Following this thought, if we were to assess corruption by a the single measurement of money wasted, the US would be the most corrupt country on the planet.  The big numbers of course are: $1T on military spending and unneeded wars, $1T on the half of healthcare that makes our system cost twice as much as the next one on the list and without any incremental benefit, $1T of bail outs of banks and other institutions that don't reform, and $500B in trade deficits created by buying more from others than we can convince them to buy from us.   I am not sure how to parse the interest we pay on past debts, and undoubtedly there are many smaller numbers to add up.  So let's just call it $5 trillion wasted every year -- no one can top that!

The Internet as Border Town

From the NY Times piece on Mexico today: "In 1958, Orson Welles used the border as backdrop for his classic noir film “Touch of Evil.” (“This isn’t the real Mexico,” says the character Mike Vargas. “You know that. All border towns bring out the worst in a country."  

The story goes on to list all of the bad stuff you can do in Tijuana -- all of which you can get on the Internet quite easily: porn, sex, gambling, danger... maybe not drugs so much but I am sure if you looked hard enough you could.

Apple and Facebook are underway building the new AOLs to protect us from our attraction to a quick trip across the border for a little fun.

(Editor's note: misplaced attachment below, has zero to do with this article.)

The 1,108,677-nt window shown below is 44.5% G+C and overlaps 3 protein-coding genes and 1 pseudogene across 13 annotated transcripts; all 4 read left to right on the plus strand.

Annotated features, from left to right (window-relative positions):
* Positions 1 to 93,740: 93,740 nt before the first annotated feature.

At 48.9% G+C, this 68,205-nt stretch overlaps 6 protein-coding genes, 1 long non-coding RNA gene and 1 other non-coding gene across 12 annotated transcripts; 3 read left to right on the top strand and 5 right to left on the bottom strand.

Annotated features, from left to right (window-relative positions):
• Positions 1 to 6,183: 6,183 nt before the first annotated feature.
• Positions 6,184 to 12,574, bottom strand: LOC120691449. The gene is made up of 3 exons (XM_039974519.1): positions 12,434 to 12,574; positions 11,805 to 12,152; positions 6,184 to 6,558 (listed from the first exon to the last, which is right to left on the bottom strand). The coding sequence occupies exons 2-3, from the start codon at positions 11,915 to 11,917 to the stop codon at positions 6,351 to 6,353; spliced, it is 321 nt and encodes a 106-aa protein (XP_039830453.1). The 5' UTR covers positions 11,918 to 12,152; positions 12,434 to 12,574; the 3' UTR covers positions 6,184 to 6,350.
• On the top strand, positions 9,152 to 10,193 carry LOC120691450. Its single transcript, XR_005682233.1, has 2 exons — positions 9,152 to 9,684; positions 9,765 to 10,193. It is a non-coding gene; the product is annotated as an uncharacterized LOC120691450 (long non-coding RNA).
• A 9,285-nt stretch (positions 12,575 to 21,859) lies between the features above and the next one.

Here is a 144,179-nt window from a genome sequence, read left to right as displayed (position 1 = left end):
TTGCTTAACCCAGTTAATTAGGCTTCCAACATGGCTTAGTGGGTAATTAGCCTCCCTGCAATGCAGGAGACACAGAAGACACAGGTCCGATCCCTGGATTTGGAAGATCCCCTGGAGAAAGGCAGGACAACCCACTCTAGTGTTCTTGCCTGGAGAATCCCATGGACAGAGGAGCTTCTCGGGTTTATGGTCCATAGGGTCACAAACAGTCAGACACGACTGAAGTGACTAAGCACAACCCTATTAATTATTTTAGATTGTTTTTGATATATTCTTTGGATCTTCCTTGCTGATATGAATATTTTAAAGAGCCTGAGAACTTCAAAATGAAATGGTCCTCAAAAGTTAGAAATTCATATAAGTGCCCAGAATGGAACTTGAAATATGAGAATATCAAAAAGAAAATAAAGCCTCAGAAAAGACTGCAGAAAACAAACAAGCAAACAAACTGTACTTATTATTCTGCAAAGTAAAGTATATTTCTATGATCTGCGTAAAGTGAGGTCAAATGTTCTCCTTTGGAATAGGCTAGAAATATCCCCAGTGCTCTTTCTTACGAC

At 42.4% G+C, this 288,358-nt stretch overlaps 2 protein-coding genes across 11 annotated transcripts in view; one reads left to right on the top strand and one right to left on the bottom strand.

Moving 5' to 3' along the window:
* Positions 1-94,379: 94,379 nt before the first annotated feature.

Alarming the Alarmists

The BP oil spill may have been avoided had the crew not disabled the alarm.  When was the last time you got up to see if the neighbors home or car alarm actually meant there was a robbery underway?  Not a day goes by without someone trying to tell us that we should pay more attention to the global temperature alarm.  Our economic indicators for GDP and unemployment are at a constant full volume. Now that we are so overloaded with alarm inputs -- how are we possibly going to focus our attention on the important things?

Often vacation is referred to as slowing down.  This high temperature re-entry into the news atmosphere leads me to believe that my vacation somehow released me from the usual confines and now I am returning to earth. 

The Demise of Large Top Down Organizations: Will China Be the Exception?

Sometime during World War II the large centrally controlled organization started to be undermined by the rise of smaller autonomous actors.  While the Americans and the Russians are still arguing over who won the war, everyone agrees that the Germans and the Japanese lost.  And they were defeated by a scattered array of small semi autonomous units from an informally coordinated group of Allies.  D day and Hiroshima were big institutional operations for sure, but the Allies made it happen, and the coordination was minimal or ineffective.